Like many regional and travel magazines, Adirondack Life has an annual photography issue. I don't know about past years, but this year the editors put their Grand Prize Winner on the cover as well—and a B&W magazine cover always takes a bit of editorial courage. Kudos. Winner Rick Tyrseck, another among the legions inspired by the great John Shaw, is a semipro scenic and nature photographer specializing in the Northeast. He lives in Danbury, Connecticut, and took this with a Canon 5D Mark II and 24–105mm lens.
The cover looks terrific.
The Adirondacks, or Adirondack mountains (for some of our International readers who might not know), is a huge region in the upper part of New York State, geologically a "massif," that is overlaid by what is often called "Adirondack Park." Actually it's neither a National Park nor a State Park—it's a forest preserve, managed by the New York State Department of Environmental Conservation and not by the New York State Office of Parks, Recreation and Historic Preservation. Consequently, it is not listed as a State Park.
More than 50% privately owned (but tightly regulated), the Adirondack Forest Preserve covers 6.1 million acres (2,468,582 hectares) and encompasses more than 1,900 lakes and ponds and between 25,000 and 30,000 miles of rivers and streams. It is larger than the State of Vermont and the largest public protected area in the lower 48 States. Lake Placid, where the 1980 Winter Olympics were held, is in the Adirondacks. The name is a transliteration of the Mohawk word for tree-eater or bark-eater, referring either to porcupines, or, derogatorily, to the Mohawks' neighbors the Algonquians.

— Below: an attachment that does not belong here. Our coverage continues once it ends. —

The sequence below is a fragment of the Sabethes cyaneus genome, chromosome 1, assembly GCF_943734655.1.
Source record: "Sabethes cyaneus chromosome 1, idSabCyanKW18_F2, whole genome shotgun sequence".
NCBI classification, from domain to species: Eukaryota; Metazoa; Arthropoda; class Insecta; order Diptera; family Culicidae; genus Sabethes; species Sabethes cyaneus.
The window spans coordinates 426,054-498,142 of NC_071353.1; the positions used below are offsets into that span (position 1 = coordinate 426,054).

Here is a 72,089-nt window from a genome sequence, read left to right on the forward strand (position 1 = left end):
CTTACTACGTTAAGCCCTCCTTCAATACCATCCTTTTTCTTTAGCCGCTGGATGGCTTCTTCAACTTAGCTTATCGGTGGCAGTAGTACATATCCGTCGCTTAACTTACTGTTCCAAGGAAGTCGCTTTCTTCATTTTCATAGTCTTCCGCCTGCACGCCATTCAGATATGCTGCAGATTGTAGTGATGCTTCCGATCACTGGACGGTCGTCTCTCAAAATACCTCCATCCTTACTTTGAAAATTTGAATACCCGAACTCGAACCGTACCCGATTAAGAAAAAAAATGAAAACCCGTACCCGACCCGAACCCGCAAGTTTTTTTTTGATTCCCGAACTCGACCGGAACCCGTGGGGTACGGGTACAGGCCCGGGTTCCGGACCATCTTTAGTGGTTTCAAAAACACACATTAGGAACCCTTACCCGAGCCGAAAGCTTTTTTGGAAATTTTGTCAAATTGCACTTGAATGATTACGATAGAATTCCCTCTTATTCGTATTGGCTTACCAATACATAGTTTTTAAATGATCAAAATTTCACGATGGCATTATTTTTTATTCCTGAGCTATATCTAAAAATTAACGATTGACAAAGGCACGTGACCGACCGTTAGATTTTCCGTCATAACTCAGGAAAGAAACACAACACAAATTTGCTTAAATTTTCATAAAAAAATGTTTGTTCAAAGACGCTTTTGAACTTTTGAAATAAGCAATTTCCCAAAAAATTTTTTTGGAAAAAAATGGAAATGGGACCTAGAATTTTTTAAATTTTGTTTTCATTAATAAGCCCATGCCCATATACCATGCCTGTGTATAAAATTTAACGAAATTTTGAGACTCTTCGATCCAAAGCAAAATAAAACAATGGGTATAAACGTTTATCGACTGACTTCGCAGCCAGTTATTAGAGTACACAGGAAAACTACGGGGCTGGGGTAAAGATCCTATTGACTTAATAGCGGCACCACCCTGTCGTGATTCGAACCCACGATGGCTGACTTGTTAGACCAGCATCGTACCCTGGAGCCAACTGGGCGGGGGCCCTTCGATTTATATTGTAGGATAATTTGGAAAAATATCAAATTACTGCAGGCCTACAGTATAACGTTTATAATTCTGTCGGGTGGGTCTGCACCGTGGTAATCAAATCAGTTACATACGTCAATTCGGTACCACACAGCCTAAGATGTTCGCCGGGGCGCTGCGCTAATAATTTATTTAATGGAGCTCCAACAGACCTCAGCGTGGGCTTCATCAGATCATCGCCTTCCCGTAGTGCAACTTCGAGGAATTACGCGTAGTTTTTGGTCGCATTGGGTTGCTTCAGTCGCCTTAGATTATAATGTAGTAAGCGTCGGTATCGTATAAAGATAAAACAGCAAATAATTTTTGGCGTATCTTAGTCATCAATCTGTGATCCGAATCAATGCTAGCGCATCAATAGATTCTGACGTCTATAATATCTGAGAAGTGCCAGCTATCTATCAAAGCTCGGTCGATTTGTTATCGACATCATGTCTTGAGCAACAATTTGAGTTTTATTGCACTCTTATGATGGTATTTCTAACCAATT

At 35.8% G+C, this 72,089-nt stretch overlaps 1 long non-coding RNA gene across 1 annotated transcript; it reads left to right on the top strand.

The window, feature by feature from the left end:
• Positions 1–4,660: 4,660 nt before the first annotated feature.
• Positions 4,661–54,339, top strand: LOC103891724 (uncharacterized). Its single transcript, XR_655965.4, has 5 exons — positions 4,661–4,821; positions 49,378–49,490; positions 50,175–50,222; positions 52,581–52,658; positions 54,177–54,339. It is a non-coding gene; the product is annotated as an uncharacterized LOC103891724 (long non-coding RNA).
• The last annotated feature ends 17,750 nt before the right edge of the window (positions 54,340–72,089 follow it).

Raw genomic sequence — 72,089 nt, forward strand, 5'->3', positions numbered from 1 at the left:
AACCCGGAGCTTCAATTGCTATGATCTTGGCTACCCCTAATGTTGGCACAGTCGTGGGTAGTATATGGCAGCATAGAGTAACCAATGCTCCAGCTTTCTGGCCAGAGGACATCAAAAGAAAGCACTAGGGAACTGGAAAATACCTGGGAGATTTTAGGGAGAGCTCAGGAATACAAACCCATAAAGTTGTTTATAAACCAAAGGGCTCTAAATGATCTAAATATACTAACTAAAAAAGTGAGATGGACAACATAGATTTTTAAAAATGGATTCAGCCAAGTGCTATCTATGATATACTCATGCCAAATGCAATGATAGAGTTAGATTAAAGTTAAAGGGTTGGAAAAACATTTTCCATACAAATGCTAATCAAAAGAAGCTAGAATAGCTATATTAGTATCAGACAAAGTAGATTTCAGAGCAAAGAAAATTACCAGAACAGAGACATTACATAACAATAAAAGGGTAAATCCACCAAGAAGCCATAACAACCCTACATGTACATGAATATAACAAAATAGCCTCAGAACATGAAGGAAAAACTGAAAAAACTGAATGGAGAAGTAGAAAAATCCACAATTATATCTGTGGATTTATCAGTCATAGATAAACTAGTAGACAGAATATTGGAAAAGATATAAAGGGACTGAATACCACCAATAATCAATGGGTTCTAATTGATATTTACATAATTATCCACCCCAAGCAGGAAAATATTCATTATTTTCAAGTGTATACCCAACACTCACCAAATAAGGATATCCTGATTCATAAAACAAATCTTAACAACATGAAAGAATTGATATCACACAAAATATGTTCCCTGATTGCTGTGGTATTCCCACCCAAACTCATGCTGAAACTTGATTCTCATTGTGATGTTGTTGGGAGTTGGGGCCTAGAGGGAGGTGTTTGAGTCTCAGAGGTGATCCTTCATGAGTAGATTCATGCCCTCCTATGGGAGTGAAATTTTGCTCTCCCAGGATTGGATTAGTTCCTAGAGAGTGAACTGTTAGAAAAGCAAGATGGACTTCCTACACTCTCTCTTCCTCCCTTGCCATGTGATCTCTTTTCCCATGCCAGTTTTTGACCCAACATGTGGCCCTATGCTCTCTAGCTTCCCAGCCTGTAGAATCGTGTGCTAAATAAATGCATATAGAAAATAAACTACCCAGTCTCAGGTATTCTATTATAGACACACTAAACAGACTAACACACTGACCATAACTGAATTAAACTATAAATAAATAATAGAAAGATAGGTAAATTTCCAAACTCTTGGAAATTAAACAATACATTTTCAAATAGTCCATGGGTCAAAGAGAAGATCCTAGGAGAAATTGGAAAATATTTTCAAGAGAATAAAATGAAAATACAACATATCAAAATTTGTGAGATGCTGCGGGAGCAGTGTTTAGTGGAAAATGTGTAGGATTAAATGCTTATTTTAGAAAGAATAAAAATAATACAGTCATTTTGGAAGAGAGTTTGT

(Thanks to Mark Hobson and JohnMFlores)
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Featured Comments from:
David Miller, Grasswood, Saskatchewan:
"Oh, they are 'tree-eaters' indeed! Every winter gives rise to a running battle with the little 'pine-pigs' (porc au pin). A porcupine can gnaw a circle of bark from a pine or elm trunk in a single night, killing a tree that has stood for a hundred years. And all for the sake of a single supper, which seems a bit disproportionate.
"No, I don’t kill them. The trick is to knock them off a low branch, scoop them out of the snow with a garbage can, and deport them to a nature park a few miles away where they can eat scrub willow to their hearts content and leave trails through the snow for the entertainment of schoolchildren on class outings to the park. Win, win, win.
"In the summer they keep to themselves, eat small green plants and annoy no one. We rarely see them."